2016 was a busy year for the Pipeline and Hazardous Materials Safety Administration (PHMSA) and pipeline compliance with many new and proposed regulations. With the start of the New Year, we thought we'd give you a quick summary of some of the ones that stood out.
This Notice of Proposed Rule Making (NPRM) published in March, updates and enhances safety requirements for gas transmission and gathering pipelines. Key points of the proposed changes include:
- Moderate Consequence Area (MCA) - New classification for medium population density areas to be included in integrity assessment requirements; the high consequence area (HCA) definition will remain the same
- Modifying repair criteria for pipelines inside and outside of HCAs
- Providing additional direction on how to evaluate internal inspection results to identify anomalies
- Clarifying requirements for conducting risk assessment for integrity management, including addressing seismic risk
- Expanding mandatory data collection and integration requirements for integrity management, including data validation and seismicity
- Requiring additional post-construction quality inspections to address coating integrity and cathodic protection issues
- Requiring new safety features for pipeline launchers and receivers
- Requiring a systematic approach to verify a pipeline’s maximum allowable operating pressure (MAOP) and requiring operators to report MAOP exceedances
- Modifying gathering regulations by repealing API RP 80 and extending regulatory requirements to Type A lines in Class 1 locations 8 inches and greater
President Obama signed into law the Protecting our Infrastructure of Pipelines and Enhancing Safety (PIPES) Act of 2016 in June, formalizing the thirty-one provisions in this round of PHMSA’s reauthorization.
In August, PHMSA issued an Advisory Bulletin reiterating the definition of abandoned pipelines, and the operators’ responsibilities for idled versus abandoned pipelines.
Interim Final Rule for Emergency Order Authority
In October, PHMSA published this Interim Final Rule (IFR) to establish emergency order authority in accordance with the PIPES Act of 2016. The emergency order authority grants PHMSA the ability to quickly act on pipeline industry safety concerns and augments the agency's enforcement authority.
Also in October, the excess flow valves (EFVs) final rule was published pertaining to distribution lines. The rule requires EFVs on new or replaced branched lines servicing single-family residences (SFRs), multifamily residences, and commercial entities with volumes less than 1,000 standard cubic feet per housr (SCFH). It also requires curb valves for service lines greater than 1,000 SCFH. Additionally, operators are required to notify customers of their right to have EFVs installed.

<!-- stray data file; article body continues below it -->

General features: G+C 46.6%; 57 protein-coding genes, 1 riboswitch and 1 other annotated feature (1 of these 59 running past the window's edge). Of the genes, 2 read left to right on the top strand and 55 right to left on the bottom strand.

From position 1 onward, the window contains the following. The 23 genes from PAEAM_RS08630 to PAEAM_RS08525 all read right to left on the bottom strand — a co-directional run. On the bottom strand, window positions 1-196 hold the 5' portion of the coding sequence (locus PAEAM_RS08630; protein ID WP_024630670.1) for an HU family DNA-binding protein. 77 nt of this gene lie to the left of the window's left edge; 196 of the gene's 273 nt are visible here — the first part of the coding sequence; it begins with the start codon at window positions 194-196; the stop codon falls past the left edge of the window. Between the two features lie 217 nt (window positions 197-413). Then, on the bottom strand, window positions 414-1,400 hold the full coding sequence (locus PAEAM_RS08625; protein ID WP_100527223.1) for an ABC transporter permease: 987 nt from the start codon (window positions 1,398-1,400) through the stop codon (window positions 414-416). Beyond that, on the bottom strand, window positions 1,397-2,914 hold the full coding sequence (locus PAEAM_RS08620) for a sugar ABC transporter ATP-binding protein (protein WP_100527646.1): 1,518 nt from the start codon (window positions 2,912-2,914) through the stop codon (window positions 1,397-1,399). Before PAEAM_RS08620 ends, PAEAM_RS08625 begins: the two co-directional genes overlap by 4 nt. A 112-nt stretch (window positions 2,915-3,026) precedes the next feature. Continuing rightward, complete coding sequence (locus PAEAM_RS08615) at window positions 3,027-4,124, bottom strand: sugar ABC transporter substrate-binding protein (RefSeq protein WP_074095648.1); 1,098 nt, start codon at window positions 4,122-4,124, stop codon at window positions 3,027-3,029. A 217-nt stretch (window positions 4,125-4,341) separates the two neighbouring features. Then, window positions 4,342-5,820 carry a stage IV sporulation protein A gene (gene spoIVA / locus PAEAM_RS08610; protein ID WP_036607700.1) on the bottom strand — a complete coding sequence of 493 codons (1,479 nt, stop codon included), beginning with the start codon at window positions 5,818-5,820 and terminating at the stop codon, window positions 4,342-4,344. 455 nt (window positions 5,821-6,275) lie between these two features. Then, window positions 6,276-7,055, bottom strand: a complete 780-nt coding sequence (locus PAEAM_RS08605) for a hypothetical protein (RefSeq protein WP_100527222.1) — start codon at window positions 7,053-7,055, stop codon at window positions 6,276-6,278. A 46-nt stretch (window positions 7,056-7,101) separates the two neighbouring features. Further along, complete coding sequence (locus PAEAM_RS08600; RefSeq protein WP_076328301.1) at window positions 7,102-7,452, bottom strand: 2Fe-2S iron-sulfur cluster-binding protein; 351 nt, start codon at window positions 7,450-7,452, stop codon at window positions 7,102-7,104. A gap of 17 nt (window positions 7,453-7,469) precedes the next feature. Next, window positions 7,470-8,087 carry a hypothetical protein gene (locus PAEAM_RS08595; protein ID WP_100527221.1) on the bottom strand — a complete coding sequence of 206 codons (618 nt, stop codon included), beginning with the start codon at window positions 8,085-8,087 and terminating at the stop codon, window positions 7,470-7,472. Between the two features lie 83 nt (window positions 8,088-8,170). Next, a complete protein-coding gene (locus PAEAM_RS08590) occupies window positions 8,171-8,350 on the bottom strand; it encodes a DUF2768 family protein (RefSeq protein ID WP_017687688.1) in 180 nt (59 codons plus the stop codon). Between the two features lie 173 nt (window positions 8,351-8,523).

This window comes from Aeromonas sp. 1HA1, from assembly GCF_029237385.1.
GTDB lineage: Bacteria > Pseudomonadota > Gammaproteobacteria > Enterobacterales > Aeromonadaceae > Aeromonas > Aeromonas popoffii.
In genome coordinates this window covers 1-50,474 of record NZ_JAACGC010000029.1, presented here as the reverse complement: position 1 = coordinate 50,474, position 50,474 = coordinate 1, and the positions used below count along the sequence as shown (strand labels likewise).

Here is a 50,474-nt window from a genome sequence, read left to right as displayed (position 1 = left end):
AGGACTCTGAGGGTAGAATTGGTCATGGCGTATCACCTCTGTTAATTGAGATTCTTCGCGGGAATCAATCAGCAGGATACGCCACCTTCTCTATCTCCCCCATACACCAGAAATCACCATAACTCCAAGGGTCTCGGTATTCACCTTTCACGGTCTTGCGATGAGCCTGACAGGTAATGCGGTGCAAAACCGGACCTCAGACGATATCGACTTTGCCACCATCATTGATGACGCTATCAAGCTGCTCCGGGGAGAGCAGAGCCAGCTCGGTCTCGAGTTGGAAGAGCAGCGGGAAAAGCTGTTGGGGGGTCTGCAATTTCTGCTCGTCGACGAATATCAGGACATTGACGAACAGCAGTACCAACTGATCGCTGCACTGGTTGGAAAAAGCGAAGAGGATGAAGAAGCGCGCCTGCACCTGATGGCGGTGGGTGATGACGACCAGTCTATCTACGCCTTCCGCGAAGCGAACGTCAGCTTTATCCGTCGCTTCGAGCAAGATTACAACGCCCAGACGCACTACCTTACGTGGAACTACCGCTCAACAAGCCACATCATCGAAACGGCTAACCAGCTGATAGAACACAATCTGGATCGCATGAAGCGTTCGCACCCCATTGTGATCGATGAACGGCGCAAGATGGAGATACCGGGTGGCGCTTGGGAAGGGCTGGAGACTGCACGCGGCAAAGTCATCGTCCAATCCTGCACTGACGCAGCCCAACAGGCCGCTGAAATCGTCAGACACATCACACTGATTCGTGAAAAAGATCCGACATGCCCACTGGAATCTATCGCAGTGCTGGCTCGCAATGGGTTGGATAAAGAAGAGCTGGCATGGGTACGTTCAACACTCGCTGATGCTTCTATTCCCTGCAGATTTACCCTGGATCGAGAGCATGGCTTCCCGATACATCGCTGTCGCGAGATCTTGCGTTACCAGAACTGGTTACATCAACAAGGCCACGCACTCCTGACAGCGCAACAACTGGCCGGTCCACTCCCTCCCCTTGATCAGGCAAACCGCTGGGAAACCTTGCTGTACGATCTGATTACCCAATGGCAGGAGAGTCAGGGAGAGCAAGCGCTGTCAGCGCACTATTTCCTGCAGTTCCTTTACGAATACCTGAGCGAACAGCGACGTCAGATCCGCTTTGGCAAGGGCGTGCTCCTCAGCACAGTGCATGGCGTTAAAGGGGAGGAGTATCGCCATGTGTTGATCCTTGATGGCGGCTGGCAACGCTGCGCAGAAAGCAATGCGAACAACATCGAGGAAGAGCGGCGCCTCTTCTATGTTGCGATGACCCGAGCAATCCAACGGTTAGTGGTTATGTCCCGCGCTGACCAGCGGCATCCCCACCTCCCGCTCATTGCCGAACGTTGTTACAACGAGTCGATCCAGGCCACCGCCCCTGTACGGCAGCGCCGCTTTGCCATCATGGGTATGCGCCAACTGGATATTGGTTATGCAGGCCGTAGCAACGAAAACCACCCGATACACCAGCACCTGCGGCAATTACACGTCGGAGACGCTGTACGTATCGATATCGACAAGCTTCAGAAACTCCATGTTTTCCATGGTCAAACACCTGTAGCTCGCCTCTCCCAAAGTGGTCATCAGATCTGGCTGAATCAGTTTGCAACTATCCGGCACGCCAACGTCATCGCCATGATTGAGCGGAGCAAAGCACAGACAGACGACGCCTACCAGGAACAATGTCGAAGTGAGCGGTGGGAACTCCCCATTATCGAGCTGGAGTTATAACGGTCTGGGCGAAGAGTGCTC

This IFR, published in December, covers down-hole facilities including wells, wellbore tubing, casing, and underground natural gas storage facilities. The IFR requirements include:
- Operator Identification Designation (OPID) and reporting (annual, safety-related conditions, and incidents) with the first annual report due six months after the effective date of rule
- Underground natural gas storage facility definition
- Inclusion by reference of API RP 1170, Design and Operation of Solution-mined Salt Caverns Used for Natural Gas Storage
- Inclusion by reference of API RP 1171,Functional Integrity of Natural Gas Storage in Depleted Hydrocarbon Reservoirs and Aquifer Reservoirs
Storage facilities constructed prior to six months following the effective date must meet the requirements within 12 months of the effective date. Storage facilities constructed after 6 months following the effective date must meet the requirements upon construction and startup. This includes written procedures for operations, maintenance, and emergencies.
Leading up to the end of the year, PHMSA issued this Advisory Bulletin to reinforce the requirements for gas HCA identification. The bulletin reiterates that operators are required to have and implement HCA procedures containing:
- Tolerances or buffers to address data inaccuracies and uncertainties
- A combination of techniques to account for inaccuracies and uncertainties
- Continual improvement in accuracy for determining HCAs
- Identified site review details
- Continuing surveillance monitoring details
- Potential impact radius (PIR) calculations based on maximum allowable operating pressure (MAOP)
- Frequent data and class location review, at least annually
We know that's a lot to take in--that's why our DOT compliance specialists are here to help with a myriad of , as well as this Gas NPRM flowchart and Underground Gas Storage Facility booklet. Going into 2017 get summaries like these to keep you in the know of PHMSA’s regulatory updates and pipeline compliance news by following our Sr. DOT Compliance Specialist, Nicole Tebow, on LinkedIn.